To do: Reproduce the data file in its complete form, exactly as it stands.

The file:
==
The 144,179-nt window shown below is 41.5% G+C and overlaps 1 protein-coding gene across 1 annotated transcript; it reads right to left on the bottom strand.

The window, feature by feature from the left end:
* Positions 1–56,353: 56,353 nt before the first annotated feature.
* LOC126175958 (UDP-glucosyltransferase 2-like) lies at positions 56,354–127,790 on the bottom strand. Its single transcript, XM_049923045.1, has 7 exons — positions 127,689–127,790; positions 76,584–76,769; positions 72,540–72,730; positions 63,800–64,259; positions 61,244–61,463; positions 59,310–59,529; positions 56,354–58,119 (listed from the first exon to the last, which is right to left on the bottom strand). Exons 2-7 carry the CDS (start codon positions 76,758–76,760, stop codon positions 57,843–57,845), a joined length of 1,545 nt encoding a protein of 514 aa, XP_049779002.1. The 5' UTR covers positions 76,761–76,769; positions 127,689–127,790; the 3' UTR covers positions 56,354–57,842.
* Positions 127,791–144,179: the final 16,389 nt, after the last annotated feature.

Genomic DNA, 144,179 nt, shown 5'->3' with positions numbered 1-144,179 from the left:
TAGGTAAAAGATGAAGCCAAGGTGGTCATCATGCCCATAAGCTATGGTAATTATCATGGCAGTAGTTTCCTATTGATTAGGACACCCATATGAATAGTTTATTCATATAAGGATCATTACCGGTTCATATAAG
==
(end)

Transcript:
The 144,179-nt window shown below is 41.5% G+C and overlaps 1 protein-coding gene across 1 annotated transcript; it reads right to left on the bottom strand.

The window, feature by feature from the left end:
* Positions 1–56,353: 56,353 nt before the first annotated feature.
* LOC126175958 (UDP-glucosyltransferase 2-like) lies at positions 56,354–127,790 on the bottom strand. Its single transcript, XM_049923045.1, has 7 exons — positions 127,689–127,790; positions 76,584–76,769; positions 72,540–72,730; positions 63,800–64,259; positions 61,244–61,463; positions 59,310–59,529; positions 56,354–58,119 (listed from the first exon to the last, which is right to left on the bottom strand). Exons 2-7 carry the CDS (start codon positions 76,758–76,760, stop codon positions 57,843–57,845), a joined length of 1,545 nt encoding a protein of 514 aa, XP_049779002.1. The 5' UTR covers positions 76,761–76,769; positions 127,689–127,790; the 3' UTR covers positions 56,354–57,842.
* Positions 127,791–144,179: the final 16,389 nt, after the last annotated feature.

Genomic DNA, 144,179 nt, shown 5'->3' with positions numbered 1-144,179 from the left:
TAGGTAAAAGATGAAGCCAAGGTGGTCATCATGCCCATAAGCTATGGTAATTATCATGGCAGTAGTTTCCTATTGATTAGGACACCCATATGAATAGTTTATTCATATAAGGATCATTACCGGTTCATATAAG